As important as many of the measures in [the Senate energy] bill are, they amount to only tinkering at the margins of a serious problem. What the Senate bill doesn’t do — and what the House bill won’t do when it is brought to the floor for consideration next month — is spark a necessary debate on the imposition of a cap-and-trade system or a carbon tax. This must be on the agenda after the Fourth of July recess when the Senate is expected to take up global warming. Sooner or later, Congress will have to realize that slapping a price on carbon emissions and then getting out of the way to let the market decide how best to deal with it is the wisest course of action. (Some Positive Energy — Now Start Talking About a Carbon Tax), June 25, 2007.
Detroit Free Press: A tax on carbon dioxide emissions, phased in gradually but relentlessly, would be the most transparent and efficient step this country could take in the search for energy independence and reductions in many emissions, including carbon dioxide. It would send a hugely important signal to the markets — for cars and for alternative energy sources such as windmills and solar collectors, in particular — that innovation and conservation are essential. Consumers are going to pay for any measures taken to reduce greenhouse gases and shift away from dependence on foreign petroleum. But most politicians choose instead to hide the costs by placing expensive demands on automakers and by dispensing subsidies for alternative fuels, such as ethanol, that become a hidden tax burden. A cap-and-trade system for emissions also would have disguised costs. Keep Carbon Tax in the Mix of Solutions, July 12, 2007.
Chicago Tribune: [T]he ultimate goal should not be to reduce the price consumers pay at the pump. It should be to reduce the amount going to oil producers. Global warming is more than ample grounds for levying taxes on carbon-based fuels, including gasoline, to reduce emissions. But those taxes would fall partly on foreign oil producers. By cutting consumption, they promise to put downward pressure on world crude oil prices—weakening OPEC and stemming the flow of dollars to anti-American regimes. American consumers have a choice: They can pay high prices to oil producers or to themselves. The tax proceeds can be used to finance programs of value here at home or to pay for cuts in other taxes—even as they curb the release of carbon dioxide. Pump Pain, May 20, 2008.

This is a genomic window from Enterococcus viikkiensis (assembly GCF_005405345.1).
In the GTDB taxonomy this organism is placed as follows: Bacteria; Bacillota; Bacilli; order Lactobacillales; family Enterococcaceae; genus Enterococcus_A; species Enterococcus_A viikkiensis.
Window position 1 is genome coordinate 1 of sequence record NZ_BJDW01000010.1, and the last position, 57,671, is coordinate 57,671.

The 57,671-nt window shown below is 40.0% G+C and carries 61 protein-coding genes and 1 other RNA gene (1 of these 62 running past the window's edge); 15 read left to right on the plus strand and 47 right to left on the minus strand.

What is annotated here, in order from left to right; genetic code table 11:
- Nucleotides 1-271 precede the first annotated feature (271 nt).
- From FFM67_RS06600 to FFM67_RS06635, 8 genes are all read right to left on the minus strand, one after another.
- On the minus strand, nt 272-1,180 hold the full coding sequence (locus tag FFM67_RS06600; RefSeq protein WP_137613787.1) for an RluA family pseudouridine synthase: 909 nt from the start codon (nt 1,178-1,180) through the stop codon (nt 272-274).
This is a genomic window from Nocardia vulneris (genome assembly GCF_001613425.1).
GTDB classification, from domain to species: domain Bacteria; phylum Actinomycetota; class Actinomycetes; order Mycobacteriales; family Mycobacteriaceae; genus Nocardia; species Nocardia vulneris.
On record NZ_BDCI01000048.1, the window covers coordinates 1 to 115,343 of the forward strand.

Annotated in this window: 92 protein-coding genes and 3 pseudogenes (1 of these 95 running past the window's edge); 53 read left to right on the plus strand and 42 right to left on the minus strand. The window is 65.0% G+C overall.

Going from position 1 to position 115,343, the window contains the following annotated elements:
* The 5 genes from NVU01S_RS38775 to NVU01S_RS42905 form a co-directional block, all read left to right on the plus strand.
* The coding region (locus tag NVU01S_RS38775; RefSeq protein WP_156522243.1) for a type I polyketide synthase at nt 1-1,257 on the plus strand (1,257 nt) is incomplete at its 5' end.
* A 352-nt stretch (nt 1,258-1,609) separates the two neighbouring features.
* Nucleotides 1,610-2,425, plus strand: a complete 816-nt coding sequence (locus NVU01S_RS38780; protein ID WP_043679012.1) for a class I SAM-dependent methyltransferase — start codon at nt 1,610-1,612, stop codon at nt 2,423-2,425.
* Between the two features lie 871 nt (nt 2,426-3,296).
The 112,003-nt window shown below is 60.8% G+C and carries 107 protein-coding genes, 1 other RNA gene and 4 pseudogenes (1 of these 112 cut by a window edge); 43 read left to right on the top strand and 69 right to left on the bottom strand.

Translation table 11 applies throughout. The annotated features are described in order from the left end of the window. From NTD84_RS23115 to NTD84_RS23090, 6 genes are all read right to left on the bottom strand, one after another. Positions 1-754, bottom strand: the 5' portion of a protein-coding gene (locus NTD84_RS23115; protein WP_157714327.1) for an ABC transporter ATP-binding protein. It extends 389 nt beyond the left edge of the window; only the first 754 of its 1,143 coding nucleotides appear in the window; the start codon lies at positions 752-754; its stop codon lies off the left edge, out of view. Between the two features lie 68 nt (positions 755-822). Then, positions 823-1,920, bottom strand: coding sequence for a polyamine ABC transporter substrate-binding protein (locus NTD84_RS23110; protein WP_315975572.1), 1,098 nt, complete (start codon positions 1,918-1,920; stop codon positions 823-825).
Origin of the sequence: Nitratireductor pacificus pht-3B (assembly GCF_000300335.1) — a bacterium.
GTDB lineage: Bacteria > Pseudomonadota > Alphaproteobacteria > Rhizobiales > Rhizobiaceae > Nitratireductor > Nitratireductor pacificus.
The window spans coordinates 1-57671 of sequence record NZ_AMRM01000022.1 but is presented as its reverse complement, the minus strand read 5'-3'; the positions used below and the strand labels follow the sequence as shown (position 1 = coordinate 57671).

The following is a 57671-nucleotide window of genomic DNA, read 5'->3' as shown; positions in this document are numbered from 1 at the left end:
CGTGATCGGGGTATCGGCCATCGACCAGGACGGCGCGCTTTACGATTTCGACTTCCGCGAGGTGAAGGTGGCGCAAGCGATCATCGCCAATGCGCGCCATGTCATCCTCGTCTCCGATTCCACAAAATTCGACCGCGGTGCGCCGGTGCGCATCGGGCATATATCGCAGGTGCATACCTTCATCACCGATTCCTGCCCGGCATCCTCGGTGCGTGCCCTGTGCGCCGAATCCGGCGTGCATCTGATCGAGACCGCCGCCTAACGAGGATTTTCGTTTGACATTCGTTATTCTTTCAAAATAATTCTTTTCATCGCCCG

Christian Science Monitor: Consumption taxes, after all, are often designed to wean people off bad behavior, such as smoking. A 90 percent drop in these emissions is probably what’s needed to limit any rise in atmospheric warming to 2 degrees Celsius, a goal that many scientists recommend. Most presidential candidates do endorse pinching pocketbooks, but only indirectly, such as by calling for higher fuel efficiency in vehicles and a cap on greenhouse-gas pollution from company smokestacks. Such demands on industry have the advantage of creating more certainty in reducing emissions, but they are complex to enforce. Gore would do both: tax carbon use and cap emissions. Putting a crimp on global warming can’t be done solely by promoting new energy technologies and voluntary conservation. Consumers of oil and coal need a direct tax shock. Christian Science Monitor, July 5, 2007.
The Monitor was even more direct in a pair of editorials on Oct. 25 and 26. In the first, Be Wary of Complex Carbon Caps, the Monitor noted the loopholes, fraud and other problems that have hamstrung carbon cap-and-trade programs. In the second, A Tax on Carbon to Cool the Planet, the Monitor summarized the first editorial:
Indeed, caps may put the US on a knowable track to, say, an 80 percent reduction in carbon emissions by 2050. But as the previous Monitor’s View pointed out, the flaws in cap-and-trade plans as experienced in other nations – their complexity and vulnerability to fraud and special-interest lobbyists – would reduce the intended effect. They also take a long time to set up and get working right. And, in the end, they also raise energy prices for consumers, just not as directly as a tax.
The Monitor then concluded:
With Europe’s cap-and-trade system faltering, the US should be a leader in using a carbon tax, even if big polluters such as China don’t follow. As a last resort, the US could tax goods from countries that fail to cut their carbon emissions.
A carbon tax is not the whole solution. Regulations will still be needed, such as stiffer fuel-economy standards for cars and trucks. And the US should fund research into alternative fuels, too. All it takes is the political will to act.
Eugene (OR) Register-Guard: The crisis presented by global warming demands a response that is simple, comprehensive and effective. A tax on carbon consumption is the only response in sight that both discourages the production of emissions that cause global warming, and finances the rapid transition to a post-carbon economy… “The best way to tax carbon fuels is at the point of production: at the wellhead, mine or biofuel plant. The added tax should be large – starting at the equivalent of $1 per gallon of gasoline, and increasing to the equivalent of $6 per gallon of gasoline over 10 years… The phase-in of high taxes on carbon fuels over 10 years will provide huge incentives for market-financed, market-driven, market-governed development of unsubsidized, safe, sustainable alternate energy sources, far more efficient uses of energy, and other alternate products and methods. (The Cold Truth, July 22, 2007).